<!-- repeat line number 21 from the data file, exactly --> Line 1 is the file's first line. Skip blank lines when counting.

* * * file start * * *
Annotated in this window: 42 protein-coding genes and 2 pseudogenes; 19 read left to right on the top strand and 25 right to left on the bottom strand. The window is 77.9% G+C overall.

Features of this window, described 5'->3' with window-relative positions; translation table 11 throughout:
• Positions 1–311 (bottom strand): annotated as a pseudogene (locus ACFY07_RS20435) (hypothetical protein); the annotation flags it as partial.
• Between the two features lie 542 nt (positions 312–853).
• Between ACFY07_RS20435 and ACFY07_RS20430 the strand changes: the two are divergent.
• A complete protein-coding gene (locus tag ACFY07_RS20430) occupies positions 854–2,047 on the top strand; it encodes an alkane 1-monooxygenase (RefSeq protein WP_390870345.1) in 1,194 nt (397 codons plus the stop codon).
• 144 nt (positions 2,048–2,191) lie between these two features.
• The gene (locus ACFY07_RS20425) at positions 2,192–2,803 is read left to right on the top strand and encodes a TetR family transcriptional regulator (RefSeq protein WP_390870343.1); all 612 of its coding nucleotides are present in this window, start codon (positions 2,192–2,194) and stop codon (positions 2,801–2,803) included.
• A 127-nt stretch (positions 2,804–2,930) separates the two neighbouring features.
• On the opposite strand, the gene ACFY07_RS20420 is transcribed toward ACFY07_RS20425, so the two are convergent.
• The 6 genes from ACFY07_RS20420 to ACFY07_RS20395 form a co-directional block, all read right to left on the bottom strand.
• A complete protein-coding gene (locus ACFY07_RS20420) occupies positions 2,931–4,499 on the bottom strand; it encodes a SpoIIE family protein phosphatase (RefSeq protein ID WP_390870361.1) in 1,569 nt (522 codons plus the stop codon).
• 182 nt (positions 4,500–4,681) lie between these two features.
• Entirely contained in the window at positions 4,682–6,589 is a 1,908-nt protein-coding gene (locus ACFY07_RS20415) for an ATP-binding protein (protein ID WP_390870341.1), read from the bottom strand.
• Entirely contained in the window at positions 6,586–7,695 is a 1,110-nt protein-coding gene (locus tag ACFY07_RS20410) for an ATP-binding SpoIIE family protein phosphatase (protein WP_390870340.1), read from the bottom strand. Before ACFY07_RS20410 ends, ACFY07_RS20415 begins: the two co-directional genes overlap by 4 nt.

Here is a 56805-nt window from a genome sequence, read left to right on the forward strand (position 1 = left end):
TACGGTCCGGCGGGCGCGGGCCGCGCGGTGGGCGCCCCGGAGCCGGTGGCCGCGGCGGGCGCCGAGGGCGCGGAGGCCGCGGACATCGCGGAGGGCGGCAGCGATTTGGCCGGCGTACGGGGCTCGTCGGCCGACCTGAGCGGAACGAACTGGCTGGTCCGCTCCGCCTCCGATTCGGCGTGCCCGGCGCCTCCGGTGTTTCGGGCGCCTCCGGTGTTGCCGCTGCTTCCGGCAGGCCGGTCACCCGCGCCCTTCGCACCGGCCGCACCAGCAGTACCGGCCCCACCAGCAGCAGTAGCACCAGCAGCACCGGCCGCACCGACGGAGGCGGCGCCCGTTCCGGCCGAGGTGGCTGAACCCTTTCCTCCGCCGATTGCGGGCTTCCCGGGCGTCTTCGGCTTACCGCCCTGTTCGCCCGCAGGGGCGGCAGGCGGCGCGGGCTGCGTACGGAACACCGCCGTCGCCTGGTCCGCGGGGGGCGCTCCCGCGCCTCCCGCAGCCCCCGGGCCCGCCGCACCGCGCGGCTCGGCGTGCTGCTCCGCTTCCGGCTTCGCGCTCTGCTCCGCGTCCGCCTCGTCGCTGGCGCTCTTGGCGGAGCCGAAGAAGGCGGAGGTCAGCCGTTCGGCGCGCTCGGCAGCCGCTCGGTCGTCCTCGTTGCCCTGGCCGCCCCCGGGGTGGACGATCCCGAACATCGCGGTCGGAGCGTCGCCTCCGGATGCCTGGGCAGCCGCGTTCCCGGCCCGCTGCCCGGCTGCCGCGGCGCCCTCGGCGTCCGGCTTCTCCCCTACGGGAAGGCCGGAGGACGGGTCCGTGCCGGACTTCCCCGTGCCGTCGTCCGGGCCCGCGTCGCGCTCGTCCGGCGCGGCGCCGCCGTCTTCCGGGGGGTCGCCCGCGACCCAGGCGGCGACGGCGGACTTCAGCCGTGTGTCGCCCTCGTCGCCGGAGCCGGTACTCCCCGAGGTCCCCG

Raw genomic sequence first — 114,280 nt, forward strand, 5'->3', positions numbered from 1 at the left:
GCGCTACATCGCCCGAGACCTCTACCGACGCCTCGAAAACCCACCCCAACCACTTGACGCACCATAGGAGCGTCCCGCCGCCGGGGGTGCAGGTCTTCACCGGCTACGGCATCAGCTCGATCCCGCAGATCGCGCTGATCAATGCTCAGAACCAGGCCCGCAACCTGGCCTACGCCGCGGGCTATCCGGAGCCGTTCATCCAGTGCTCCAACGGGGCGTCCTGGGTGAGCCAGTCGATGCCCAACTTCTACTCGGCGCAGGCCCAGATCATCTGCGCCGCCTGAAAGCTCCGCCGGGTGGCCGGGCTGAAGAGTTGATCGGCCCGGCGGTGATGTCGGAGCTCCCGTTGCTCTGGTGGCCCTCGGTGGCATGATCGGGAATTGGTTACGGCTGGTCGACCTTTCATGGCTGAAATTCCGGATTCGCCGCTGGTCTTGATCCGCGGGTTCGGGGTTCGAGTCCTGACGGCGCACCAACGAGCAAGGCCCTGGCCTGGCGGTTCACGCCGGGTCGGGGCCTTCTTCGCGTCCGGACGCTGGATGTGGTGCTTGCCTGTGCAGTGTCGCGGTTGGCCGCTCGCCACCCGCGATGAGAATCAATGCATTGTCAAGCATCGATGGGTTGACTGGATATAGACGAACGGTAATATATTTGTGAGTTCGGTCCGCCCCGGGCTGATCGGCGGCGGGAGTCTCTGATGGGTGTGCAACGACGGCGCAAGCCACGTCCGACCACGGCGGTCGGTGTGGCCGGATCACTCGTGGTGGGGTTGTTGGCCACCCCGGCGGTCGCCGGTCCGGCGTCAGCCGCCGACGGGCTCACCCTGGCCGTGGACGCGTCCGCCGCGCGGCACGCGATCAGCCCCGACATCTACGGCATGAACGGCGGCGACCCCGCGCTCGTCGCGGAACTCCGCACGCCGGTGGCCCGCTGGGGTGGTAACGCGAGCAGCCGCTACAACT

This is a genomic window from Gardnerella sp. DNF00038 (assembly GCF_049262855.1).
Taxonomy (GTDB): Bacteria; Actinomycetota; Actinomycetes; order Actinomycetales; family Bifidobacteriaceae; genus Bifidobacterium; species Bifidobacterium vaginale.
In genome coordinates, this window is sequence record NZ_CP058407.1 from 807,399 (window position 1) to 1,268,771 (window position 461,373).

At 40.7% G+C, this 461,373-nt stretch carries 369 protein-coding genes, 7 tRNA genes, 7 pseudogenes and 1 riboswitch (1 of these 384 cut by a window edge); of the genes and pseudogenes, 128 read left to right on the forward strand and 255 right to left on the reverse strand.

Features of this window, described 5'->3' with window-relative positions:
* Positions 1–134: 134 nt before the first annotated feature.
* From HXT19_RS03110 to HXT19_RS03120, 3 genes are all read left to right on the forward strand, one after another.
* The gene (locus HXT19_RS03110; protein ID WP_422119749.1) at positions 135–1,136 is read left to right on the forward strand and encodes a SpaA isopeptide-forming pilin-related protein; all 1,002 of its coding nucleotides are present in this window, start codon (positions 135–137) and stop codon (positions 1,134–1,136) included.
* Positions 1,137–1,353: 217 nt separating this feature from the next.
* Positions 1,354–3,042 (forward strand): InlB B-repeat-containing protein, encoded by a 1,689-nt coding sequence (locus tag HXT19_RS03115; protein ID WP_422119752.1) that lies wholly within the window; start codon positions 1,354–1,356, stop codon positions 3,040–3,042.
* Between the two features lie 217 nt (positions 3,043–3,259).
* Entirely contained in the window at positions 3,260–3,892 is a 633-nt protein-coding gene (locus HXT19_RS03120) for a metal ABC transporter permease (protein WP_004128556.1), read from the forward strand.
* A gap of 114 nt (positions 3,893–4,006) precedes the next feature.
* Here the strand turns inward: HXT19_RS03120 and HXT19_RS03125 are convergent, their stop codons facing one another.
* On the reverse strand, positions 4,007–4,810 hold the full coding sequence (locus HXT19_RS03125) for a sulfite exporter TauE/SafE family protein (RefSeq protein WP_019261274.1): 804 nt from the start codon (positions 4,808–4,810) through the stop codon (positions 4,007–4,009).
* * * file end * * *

Taxonomy (GTDB): Bacteria; Actinomycetota; Actinomycetes; order Actinomycetales; family Bifidobacteriaceae; genus Bifidobacterium; species Bifidobacterium vaginale.